I have issues with mainstreaming autistic children with major behavioral problems, but I think it’s a good thing to try if the children can exhibit a modicum of self control. Whatever one’s view of the matter, it is heart-breaking to hear what happened to Reade Bush’s autistic son when deprived of social interaction during Arlington’s fling with distance learning.

As Bush testified to the U.S. House Labor and Education Committee last week, the social isolation was devastating. His son lost sleep, lost social skills, lost his love of learning, and lost his grip on reality. He created an imaginary world with 52 friends. On his ninth birthday, he asked his father, “Daddy, can I die for my birthday?” In November Arlington schools began providing partial in-person learning for students with disabilities, and the lad’s situation has stabilized. But Bush says his son is a full year behind in reading, reports ArlNow.  Continue reading

Combating the Great Awokening

Read about woke math in National Review.

by James A. Bacon

Outside of the People’s Republic of Charlottesville, Northern Virginia is the most lopsidedly Democratic region of Virginia. It is also the most woke, and it is pushing the so-called “equity” agenda in schools more aggressively than anywhere else in the state. But the educrats have over-reached, pushing too far, too fast, and much of the population is up in arms. Insurgent groups are popping up over Northern Virginia, mobilizing support through social media, raising money to take back school boards, and using investigative-journalism techniques to delve into topics that local media refuse to cover.

The Washington Post has covered the Great Awokening in Northern Virginia schools only anecdotally. The region’s dominant newspaper has devoted none of its investigative resources to probing school board machinations and excesses as it has with, say, racism at the Virginia Military Institute. Citizens have been on their own to figure out what is going on.

Fortunately, one of those citizens is Asra Nomani, a parent of a student at the Thomas Jefferson High School for Science and Technology who became outraged by the Fairfax School system’s equity-driven assault on the school’s admissions practices. A former reporter for the Wall Street Journal, she fought back with the tactics she knew. Linking up with other super-savvy Northern Virginia moms to create Parents Defending Education (see the leadership team here) the India-born Nomani has wielded the Freedom of Information Act like a Gurkha kukri to hack out the story that the mainstream media has been unable or unwilling to tell. Continue reading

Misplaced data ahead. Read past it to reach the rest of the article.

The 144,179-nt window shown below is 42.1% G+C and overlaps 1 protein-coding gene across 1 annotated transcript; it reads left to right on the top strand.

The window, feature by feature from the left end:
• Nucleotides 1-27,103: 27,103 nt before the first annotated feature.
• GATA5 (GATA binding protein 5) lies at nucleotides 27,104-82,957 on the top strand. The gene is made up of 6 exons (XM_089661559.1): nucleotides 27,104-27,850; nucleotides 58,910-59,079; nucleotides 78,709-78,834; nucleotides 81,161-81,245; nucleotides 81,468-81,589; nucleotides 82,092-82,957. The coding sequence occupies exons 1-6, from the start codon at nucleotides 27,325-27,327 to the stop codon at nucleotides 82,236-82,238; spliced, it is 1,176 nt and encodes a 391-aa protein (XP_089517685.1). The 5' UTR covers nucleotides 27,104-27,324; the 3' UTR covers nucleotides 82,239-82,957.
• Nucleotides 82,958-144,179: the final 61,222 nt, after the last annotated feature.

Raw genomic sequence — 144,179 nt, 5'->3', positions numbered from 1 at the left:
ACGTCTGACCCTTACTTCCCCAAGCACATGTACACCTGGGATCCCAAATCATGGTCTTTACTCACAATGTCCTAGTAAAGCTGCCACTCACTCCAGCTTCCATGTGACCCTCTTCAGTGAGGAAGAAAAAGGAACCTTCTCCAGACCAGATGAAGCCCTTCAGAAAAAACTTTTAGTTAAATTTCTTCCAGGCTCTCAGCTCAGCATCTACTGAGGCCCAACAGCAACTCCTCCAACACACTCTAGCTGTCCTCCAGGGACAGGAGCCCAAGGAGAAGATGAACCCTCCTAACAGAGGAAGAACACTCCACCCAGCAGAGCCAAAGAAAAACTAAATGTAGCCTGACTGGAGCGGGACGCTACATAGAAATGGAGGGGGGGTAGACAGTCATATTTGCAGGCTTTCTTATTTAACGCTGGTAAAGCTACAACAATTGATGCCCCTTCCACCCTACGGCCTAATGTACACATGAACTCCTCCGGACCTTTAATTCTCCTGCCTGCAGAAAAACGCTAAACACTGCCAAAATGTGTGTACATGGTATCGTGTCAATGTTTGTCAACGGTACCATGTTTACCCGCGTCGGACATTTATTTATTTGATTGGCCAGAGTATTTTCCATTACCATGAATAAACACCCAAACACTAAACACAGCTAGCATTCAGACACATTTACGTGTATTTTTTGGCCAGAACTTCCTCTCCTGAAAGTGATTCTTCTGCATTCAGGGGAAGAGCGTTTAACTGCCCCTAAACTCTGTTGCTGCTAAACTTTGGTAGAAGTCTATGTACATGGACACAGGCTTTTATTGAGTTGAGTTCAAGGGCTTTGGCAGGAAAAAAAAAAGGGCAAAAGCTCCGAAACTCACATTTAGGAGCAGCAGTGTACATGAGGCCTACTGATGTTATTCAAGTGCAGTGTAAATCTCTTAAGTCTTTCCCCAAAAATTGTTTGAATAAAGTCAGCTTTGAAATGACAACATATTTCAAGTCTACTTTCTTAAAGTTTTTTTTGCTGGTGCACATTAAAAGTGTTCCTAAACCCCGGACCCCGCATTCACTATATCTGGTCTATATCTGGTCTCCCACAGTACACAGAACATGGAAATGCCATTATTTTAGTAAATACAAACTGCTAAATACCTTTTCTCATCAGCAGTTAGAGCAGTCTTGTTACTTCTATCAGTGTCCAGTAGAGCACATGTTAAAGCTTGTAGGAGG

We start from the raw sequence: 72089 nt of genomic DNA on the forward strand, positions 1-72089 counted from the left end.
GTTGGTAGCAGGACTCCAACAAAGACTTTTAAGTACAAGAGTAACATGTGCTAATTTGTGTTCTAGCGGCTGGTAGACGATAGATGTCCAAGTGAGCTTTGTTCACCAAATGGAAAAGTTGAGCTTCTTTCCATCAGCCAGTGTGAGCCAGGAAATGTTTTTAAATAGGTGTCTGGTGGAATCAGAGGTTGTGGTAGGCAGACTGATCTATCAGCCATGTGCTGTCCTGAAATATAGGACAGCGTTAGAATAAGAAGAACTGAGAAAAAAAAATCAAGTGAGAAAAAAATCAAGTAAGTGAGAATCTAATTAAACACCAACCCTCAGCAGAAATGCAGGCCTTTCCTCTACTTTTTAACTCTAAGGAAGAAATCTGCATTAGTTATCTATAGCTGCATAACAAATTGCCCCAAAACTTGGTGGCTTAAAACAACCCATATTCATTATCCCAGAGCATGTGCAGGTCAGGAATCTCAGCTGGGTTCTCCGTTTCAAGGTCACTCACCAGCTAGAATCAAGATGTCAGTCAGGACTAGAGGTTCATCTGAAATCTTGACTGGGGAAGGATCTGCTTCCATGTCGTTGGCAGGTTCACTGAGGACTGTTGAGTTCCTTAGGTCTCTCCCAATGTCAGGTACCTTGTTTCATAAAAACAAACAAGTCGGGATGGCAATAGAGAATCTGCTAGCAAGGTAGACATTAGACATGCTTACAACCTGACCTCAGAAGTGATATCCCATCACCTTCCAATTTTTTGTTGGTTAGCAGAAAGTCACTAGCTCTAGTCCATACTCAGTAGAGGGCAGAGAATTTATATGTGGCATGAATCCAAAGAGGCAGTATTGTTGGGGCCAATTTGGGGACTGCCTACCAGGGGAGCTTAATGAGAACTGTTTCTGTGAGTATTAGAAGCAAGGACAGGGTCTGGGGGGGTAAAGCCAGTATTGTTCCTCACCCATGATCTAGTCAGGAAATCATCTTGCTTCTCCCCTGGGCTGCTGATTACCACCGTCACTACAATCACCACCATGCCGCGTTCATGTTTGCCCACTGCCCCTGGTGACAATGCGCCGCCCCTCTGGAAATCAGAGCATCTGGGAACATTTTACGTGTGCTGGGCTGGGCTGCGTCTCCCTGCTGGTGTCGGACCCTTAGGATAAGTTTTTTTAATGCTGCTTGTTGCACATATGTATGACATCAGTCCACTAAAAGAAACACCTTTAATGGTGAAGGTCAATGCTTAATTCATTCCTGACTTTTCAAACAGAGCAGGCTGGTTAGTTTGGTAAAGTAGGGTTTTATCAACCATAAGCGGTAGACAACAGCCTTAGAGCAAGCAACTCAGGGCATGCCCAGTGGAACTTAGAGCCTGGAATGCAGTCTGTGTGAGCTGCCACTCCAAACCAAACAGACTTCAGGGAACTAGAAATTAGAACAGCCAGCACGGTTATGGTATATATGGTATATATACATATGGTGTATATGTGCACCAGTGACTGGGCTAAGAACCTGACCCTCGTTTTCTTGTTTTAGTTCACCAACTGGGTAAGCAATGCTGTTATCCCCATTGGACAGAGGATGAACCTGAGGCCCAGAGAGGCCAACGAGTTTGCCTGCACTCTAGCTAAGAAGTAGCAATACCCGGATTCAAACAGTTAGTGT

VDOE’s Radical Approach to SEL Far Exceeds Its Legislative Mandate

Superintendent of Public Instruction James Lane

by James C. Sherlock

Superintendent of Public Instruction James Lane is running into fierce public resistance to draft SEL regulations. See the 409 comments so far.  They overwhelmingly oppose what he has offered as a draft SEL instruction in his April 23 memo.

The basic problem is apparent.

The Board of Education/VDOE are citing laws for authority in regulation writing that do not authorize the regulations they publish.

The 2016 Republican-controlled General Assembly approved House Bill 895 and Senate Bill 336, now Code of Virginia § 22.1-253.13:4. Standard 4. Student achievement and graduation requirements subsection D.:

The graduation requirements established by the Board of Education pursuant to the provisions of subdivisions D 1, 2, and 3 shall apply to each student who enrolls in high school as (i) a freshman after July 1, 2018; (ii) a sophomore after July 1, 2019; (iii) a junior after July 1, 2020; or (iv) a senior after July 1, 2021) In establishing graduation requirements, the Board shall:

1. Develop and implement, in consultation with stakeholders representing elementary and secondary education, higher education, and business and industry in the Commonwealth and including parents, policymakers, and community leaders in the Commonwealth, a Profile of a Virginia Graduate that identifies the knowledge and skills that students should attain during high school in order to be successful contributors to the economy of the Commonwealth, giving due consideration to critical thinking, creative thinking, collaboration, communication, and citizenship.